A Democratic senator is demanding answers from a pharmaceutical company about why it started charging tens of thousands of dollars for a decades-old drug that was once free.
Sen. Claire McCaskillClaire Conner McCaskillLobbying world Ex-Rep. Akin dies at 74 Republicans may regret restricting reproductive rights MORE (D-Mo.) on Tuesday sent a letter to the president and CEO of Strongbridge Biopharma asking for detailed information related to the pricing and total gross revenue from the company’s sales of Keveyis, a drug that treats a rare genetic disease called periodic paralysis.
“Patients suffering from periodic paralysis and all other Americans concerned about price spikes for rare-disease treatments do, in fact, deserve an explanation of recent company decisions,” McCaskill wrote.
McCaskill also demanded to know the names of company officials responsible for setting the price of Keveyis, as well as cost estimates and profit projections relating to the current and future price of the drug.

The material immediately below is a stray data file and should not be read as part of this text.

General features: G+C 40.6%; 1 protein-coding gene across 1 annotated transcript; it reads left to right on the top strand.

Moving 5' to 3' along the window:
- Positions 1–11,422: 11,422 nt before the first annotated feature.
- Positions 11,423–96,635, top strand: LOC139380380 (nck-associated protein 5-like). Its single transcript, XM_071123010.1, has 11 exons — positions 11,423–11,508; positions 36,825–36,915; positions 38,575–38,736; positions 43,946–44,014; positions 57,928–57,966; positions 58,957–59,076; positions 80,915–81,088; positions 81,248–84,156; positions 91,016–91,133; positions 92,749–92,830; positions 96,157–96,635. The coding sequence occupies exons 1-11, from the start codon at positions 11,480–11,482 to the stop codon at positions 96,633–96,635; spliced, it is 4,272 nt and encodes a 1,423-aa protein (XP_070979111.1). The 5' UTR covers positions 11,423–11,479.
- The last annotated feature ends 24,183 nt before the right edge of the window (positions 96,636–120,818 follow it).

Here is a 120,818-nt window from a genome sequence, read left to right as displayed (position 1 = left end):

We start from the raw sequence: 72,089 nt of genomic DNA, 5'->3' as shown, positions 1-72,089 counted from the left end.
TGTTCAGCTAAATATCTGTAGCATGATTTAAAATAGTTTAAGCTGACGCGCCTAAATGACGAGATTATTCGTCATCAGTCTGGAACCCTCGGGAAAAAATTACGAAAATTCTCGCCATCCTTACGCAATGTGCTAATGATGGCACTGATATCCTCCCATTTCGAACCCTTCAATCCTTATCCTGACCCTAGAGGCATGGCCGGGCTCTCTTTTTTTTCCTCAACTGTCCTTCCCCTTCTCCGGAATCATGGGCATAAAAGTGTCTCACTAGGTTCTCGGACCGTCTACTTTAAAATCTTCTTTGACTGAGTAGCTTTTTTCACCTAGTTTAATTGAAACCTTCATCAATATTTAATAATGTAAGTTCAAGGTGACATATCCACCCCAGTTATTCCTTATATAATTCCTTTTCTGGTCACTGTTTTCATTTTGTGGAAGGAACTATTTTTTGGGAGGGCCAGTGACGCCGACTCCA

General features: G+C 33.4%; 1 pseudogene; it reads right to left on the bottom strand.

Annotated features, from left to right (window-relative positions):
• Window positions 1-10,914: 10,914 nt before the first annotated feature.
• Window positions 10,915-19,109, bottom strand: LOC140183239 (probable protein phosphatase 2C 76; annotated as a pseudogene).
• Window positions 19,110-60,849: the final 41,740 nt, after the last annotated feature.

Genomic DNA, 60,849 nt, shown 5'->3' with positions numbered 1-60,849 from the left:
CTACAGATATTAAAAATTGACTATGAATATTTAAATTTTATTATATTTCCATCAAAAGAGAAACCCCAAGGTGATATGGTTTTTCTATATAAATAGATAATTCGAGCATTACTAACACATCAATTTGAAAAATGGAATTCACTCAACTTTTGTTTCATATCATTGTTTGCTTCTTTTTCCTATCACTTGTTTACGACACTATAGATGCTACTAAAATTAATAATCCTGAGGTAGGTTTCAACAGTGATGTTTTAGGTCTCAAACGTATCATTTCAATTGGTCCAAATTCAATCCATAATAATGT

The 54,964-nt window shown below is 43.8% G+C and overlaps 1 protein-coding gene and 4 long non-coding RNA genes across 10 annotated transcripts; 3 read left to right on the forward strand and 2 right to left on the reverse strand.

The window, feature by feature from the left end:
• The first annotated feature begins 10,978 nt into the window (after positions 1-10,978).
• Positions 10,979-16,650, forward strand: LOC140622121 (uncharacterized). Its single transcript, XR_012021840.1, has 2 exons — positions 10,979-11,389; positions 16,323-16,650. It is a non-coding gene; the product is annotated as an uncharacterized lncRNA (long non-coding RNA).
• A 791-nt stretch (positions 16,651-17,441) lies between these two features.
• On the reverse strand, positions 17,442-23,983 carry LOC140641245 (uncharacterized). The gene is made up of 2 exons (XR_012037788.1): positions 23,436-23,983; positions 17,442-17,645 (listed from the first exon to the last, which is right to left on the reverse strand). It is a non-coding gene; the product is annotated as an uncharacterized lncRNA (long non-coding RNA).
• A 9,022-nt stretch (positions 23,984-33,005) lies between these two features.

According to a report in The Washington Post, patients suffering from periodic paralysis had been using the drug off-label for years. The drug was originally intended to treat glaucoma, and cost as little as $50 for 100 pills.
It was officially approved by the Food and Drug Administration to treat periodic paralysis in 2015, and was sold by a generic drug company called Sun Pharmaceutical for almost $14,000 for 100 pills.
In 2016, after press inquiries about the price, Sun began giving the drug away for free. But Sun sold the rights to Keveyis to Strongbridge, which relaunched the drug in April at a cost of $15,001 for a bottle of 100 pills.